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Friday, October 17, 2014

Review: The Book of Life

The Movie Report

The Book of Life poster

*** 1/2; Rated PG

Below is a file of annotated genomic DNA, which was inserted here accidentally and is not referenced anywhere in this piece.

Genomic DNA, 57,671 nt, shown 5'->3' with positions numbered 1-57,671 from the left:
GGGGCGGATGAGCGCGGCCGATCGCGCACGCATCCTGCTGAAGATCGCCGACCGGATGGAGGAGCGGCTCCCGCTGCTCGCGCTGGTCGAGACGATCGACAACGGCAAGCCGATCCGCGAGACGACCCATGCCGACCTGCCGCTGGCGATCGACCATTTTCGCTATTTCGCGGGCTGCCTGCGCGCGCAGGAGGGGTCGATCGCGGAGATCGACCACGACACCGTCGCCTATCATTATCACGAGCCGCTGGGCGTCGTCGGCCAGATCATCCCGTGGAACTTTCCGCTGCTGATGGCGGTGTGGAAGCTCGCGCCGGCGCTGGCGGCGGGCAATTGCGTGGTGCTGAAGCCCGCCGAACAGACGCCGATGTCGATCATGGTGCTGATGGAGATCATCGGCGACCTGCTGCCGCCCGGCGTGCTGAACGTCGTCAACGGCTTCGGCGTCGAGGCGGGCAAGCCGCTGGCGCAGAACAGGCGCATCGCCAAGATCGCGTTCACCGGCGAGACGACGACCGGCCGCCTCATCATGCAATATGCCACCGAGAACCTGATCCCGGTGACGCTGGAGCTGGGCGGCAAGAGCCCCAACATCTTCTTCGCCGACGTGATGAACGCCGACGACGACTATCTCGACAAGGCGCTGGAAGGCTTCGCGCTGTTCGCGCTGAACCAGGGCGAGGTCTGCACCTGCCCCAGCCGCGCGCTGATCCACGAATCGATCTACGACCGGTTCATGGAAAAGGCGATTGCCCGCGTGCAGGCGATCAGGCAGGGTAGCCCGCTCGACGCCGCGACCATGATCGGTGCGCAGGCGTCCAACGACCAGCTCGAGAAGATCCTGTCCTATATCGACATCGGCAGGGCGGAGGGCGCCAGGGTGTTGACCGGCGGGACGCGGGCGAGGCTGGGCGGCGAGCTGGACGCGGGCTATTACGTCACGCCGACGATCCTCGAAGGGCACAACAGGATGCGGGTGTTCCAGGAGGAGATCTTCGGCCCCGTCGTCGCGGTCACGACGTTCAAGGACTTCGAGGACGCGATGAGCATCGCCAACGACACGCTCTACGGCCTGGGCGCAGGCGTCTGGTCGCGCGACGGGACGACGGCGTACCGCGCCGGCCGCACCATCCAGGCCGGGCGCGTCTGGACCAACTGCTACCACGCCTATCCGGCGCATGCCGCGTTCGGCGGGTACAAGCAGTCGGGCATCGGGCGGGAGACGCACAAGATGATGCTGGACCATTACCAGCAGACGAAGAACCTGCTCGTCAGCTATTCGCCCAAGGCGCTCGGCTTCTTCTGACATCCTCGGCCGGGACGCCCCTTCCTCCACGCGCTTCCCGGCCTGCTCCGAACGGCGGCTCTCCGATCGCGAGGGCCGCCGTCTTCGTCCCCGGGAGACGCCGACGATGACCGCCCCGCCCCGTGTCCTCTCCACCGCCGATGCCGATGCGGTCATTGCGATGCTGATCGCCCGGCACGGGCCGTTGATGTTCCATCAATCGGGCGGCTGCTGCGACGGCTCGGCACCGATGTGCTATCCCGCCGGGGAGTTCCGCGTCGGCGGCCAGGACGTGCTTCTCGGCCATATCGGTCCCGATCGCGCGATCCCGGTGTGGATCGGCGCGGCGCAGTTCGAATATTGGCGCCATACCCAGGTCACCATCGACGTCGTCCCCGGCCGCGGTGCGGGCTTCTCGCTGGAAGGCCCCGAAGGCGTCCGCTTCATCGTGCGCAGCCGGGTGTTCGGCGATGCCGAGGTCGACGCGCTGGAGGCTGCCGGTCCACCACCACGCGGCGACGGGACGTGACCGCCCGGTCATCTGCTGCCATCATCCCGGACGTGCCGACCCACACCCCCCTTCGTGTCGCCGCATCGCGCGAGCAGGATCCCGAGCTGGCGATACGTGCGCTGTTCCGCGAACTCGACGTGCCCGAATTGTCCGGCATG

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Despite the literally limitless possibilities it presents to filmmakers or, more precisely, artists, feature digital animation has largely been in an ironic visual lockstep the last 20 years, deviating very little, if at all, from the general design model Pixar introduced with Toy Story in 1995. While there's definitely nothing wrong with playing within that established and still-effective norm, it takes a work as strikingly stylized and completely out-of-the box visually as Jorge R. Gutierrez's The Book of Life to make one realize just how homogenized, and even lazy, mainstream animated features have become--and how genuinely exciting it is to witness an artist confidently shatter barriers and boldly break new ground.